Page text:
120. Particular attention was given to the preparation of the documents required by the Security Council under resolutions 2056 (2012) and 2071 (2012) of 5 July and 12 October 2012, respectively, to consider the request made by ECOWAS and the AU regardingthe situation in Mali. Within this framework, the Commission led the process of preparing a Strategic Concept on the Resolution of the Crises in Mali. The document, which was the subject of thorough consultations, articulated the different measures to be taken to hasten the resolution of the crises faced by Mali, and aim to structure the action of the continent and that of the rest of the international community with regards the situation in Mali. It focuseson the following elements:political process and governance, restoration of state authority and preservation of the national unity and territorial integrity of Mali, organization of free and fair elections, defense and security sector reform, stabilization, justice and support for post-conflict efforts and peace building, structural challenges faced by the Sahel-Saharan region, including terrorism and organized transnational crime, humanitarian aid, return of displaced persons and refugees and restoration of basic social services, regional and international coordination, and follow-up. The Strategic Concept was adopted by the meeting of the Support and Follow-up Group, held in Bamako on 19 October 2012 and co-chaired by the AU, ECOWAS and the United Nations. The Chairperson of the Commission participated in that meeting, which was her first international travel after she assumed office on 15 October 2012. The Strategic Concept was endorsed by the PSC on 24 October 2012 and immediately transmitted to the Security Council through the UN Secretary-General.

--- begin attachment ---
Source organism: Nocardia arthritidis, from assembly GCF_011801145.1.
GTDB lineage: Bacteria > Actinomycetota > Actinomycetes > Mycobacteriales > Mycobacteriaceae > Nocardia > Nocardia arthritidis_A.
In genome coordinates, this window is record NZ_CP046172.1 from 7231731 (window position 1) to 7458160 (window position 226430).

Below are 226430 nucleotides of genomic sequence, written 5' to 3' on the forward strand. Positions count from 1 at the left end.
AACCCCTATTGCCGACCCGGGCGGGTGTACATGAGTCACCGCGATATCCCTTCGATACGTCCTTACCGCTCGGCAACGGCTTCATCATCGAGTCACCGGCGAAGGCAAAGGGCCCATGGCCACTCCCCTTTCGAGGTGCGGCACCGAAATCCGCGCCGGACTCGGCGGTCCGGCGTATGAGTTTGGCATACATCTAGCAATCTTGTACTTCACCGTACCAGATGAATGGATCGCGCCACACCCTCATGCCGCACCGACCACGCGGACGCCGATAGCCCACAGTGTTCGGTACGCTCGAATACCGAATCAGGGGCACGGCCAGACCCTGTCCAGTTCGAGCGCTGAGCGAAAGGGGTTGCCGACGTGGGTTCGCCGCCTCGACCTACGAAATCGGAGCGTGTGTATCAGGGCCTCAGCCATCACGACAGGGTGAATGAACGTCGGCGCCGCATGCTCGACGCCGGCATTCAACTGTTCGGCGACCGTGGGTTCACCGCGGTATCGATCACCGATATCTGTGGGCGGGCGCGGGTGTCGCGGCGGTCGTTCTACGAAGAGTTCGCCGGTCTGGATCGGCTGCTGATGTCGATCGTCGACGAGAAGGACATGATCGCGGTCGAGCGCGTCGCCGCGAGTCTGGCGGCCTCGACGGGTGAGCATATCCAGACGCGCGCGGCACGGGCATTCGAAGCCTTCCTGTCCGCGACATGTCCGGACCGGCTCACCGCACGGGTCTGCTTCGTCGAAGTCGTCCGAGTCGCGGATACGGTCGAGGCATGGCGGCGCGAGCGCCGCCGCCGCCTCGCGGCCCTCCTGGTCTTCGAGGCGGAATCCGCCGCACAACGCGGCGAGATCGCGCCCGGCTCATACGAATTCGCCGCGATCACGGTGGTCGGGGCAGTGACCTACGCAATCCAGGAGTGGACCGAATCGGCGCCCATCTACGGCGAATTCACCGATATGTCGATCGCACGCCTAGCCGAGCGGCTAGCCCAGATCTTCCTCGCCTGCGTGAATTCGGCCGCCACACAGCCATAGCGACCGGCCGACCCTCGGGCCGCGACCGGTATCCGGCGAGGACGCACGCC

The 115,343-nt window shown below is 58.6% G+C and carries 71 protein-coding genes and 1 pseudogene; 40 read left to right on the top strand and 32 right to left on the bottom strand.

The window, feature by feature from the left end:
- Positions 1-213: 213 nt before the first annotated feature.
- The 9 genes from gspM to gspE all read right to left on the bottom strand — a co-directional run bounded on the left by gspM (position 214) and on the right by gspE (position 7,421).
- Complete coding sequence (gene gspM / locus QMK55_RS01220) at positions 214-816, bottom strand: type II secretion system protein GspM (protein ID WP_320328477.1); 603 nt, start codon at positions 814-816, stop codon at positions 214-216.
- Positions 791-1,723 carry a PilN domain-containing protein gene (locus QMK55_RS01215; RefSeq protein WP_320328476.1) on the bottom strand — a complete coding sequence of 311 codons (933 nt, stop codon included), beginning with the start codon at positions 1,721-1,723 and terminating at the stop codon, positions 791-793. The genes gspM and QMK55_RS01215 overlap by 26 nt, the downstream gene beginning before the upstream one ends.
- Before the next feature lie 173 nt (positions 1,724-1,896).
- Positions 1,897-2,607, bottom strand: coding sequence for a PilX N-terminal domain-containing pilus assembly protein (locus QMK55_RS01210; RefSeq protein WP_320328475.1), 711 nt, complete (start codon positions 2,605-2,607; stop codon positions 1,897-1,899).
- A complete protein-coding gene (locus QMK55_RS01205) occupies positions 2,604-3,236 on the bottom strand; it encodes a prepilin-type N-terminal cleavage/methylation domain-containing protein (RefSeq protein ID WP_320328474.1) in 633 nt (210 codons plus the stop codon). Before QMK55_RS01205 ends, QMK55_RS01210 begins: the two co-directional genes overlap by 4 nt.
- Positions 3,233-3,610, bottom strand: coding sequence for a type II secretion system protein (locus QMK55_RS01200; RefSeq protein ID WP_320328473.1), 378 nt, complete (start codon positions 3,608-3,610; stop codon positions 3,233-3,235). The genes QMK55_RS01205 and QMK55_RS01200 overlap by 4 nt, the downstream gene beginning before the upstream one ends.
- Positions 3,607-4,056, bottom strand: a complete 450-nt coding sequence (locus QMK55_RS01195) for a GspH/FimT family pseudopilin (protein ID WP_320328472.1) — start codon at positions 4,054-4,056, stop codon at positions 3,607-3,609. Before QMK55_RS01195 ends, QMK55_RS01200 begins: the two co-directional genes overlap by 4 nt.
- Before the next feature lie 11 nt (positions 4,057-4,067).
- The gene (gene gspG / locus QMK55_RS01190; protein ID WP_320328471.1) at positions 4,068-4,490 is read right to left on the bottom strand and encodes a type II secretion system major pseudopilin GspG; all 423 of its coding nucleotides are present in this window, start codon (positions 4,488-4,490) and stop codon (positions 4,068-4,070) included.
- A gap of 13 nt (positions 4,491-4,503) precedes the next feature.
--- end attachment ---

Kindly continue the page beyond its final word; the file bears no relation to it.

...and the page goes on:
121. Similarly, the Commission, in close coordination with ECOWAS, the core countries, the United Nations and other partners, was actively involved in the preparation of a harmonized Concept of Operations (CONOPS) for the deployment of an operation in Mali, following the request made by the Malian authorities. The draft harmonized CONOPS was endorsed by ECOWAS and the PSC on 11 and 13 November 2012, respectively. It provides for the deployment of an African-ledInternational Support Mission in Mali (AFISMA) of 3300 troops, to help train and restructure the Malian Defense and Security Forces, and assist in the restoration of state authority over the entire national territory. The PSC requested the Security Council to support the Strategic Concept and authorize the deployment of AFISMA, the establishment of a support package funded byUN assessed contributions,as well as of a Trust Fund to support theMalian defense and security forces.

122. On 20 December 2012, the Security Council adopted resolution 2085 (2012), in which, among others things, itauthorized the deployment of AFISMA in Mali for an initial period of one year. The Security Council also appealed to the Member States and international organizations to provide the financial resources and contributions in kind required by AFISMA, requested the UN Secretary-General to establish a Trust Fund for AFISMA and the Maliandefense and security forces, and called upon the Secretary-General to support the convening of a pledging conference to mobilize contributions for the Trust Fund. Simultaneously, the mediation efforts were pursued with the Malian rebel groups which committed themselves to negotiate on the basis of AU’s principles, particularly the scrupulous respect for the unity and territorial integrity of Mali, the rejection of terrorism and organized crime, as well as the renunciation toarmed struggle as a means to pursue political claims.